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1421 Views 2 Replies 2 Participants Last post by  alleycatdad
Ok, so it's my first post and I'm asking for help....that never happens...


My 11-year-old is learning to play, and he's dragged me into the process with him, and as an old Baritone horn player, it's turning out to be a lot of fun. I hate owning stuff I can't work on, at least in a basic fashion, so I've been keeping an eye out for something to learn to work on...

That project has arrived, and in the words of Chief Brody (Jaws): We're gonna need a bigger boat.

I've fallen into a 1922 Conn New Wonder that, despite it's age and travails, is a sweet player.

However, it's the most abused instrument I've seen in a long time-maybe ever. Much of the silver plate is gone from the keywork, and the culprit, in the form of hard red Jeweler's Rouge, lurks in every crevice. Some rocket scientist put this poor thing on a buffing wheel-assembled (and, apparently, with his eyes closed)! I don't care a lot about looks, but how anyone could do this to a horn is beyond me. Look closer and you can see that most of the key barrels in the lower stack (at least) have been swedged.....with lineman's pliers....

Amazingly, leaks are few and minor and it wants badly to play--and, to my inexperienced chops, play easily and well.


So much for the history.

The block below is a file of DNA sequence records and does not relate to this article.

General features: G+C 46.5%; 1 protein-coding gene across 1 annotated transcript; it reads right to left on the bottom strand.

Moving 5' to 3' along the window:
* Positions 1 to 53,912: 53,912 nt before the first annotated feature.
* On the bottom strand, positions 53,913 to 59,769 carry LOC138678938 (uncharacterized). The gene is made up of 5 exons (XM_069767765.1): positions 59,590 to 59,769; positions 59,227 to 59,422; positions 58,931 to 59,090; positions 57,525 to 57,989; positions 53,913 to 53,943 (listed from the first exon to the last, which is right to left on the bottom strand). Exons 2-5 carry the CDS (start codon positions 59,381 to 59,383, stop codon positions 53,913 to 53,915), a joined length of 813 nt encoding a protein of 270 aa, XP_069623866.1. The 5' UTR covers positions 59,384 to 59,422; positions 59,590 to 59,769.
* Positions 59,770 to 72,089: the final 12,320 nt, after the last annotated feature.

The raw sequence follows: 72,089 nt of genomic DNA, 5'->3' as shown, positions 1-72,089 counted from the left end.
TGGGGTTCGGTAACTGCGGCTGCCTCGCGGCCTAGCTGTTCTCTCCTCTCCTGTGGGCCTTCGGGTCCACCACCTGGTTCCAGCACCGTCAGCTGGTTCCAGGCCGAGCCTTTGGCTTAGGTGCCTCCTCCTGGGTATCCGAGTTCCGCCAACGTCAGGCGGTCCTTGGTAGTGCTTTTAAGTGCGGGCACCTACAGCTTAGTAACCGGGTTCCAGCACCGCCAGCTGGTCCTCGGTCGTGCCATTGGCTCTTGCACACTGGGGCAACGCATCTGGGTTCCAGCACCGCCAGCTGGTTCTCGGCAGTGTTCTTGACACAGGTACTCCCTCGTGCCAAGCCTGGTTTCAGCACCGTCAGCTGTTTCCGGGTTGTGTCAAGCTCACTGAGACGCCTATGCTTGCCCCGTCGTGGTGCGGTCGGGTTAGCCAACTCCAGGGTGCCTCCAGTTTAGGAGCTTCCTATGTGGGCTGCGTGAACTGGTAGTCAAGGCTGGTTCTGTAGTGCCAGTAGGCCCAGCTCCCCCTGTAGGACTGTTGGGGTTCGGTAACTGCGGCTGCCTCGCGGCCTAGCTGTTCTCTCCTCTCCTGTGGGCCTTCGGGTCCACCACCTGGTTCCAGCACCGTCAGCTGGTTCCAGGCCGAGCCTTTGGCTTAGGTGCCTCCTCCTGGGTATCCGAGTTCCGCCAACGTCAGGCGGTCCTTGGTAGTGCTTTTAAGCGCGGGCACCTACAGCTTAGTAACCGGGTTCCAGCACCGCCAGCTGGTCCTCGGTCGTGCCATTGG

My immediate need is related to the fact that the main rod for the lower key stack had (probably) been buggered and cut short, and a new screwdriver slot poorly cut into the [new] end. On removal, one side of the slot departed the rod, and I was extraordinarily lucky to get it out at all. Anyway, I need a new rod. I live in a remote area and have no local resources. I'm an OK gunsmith, and I can fix a carburetor, if that helps... ["Carburetor"; a french word that means, "DON'T MESS WITH IT, STUPID..."]

So, can you direct me to a source for appropriate rod stock? And--most importantly--a threading die in the appropriate thread (which I don't know what it is....)?

My hardware store stops at 1/4-20 in terms of being able to ID a thread size, so any educated guesses on that are welcome as well.

Obviously, as I get deeper into this project, there's gonna be more issues but I'm new at this and would like to get it together so I can play it a bit and get to know her before I make any further ugly discoveries. It's sure a lot better horn than the ex-rental Jupiter I'm using now...

Thanks for your help!

Steve Alley
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It's pretty difficult to work on a horn in this sort of state unless you have suitable gear.

For a start:

1. Identify the diameter of the rod, to 0.001"(or metric equivalent). Micrometer. You will then have to decide whether there is enough sloppiness to go up a size.
2. Measure the thread diameter. Micrometer or vernier (or digital equivalent) gauge
3. Measure the pitch of the thread. Probably USA thread, so start off with a threads per inch set.
4. From 2 & 3 the thread can be ascertained with help from here. Buy the appropriate die and holder.

Then, if replacing a rod, you will quite possibly need swedging tools, pivot tube reamer, pivot tube file, lapping compound.

If the rod is a poor fit in the posts, then the job gets a whole lot more complicated.

Sources of gear:
Engineers supplies
Boehm: (Germany)
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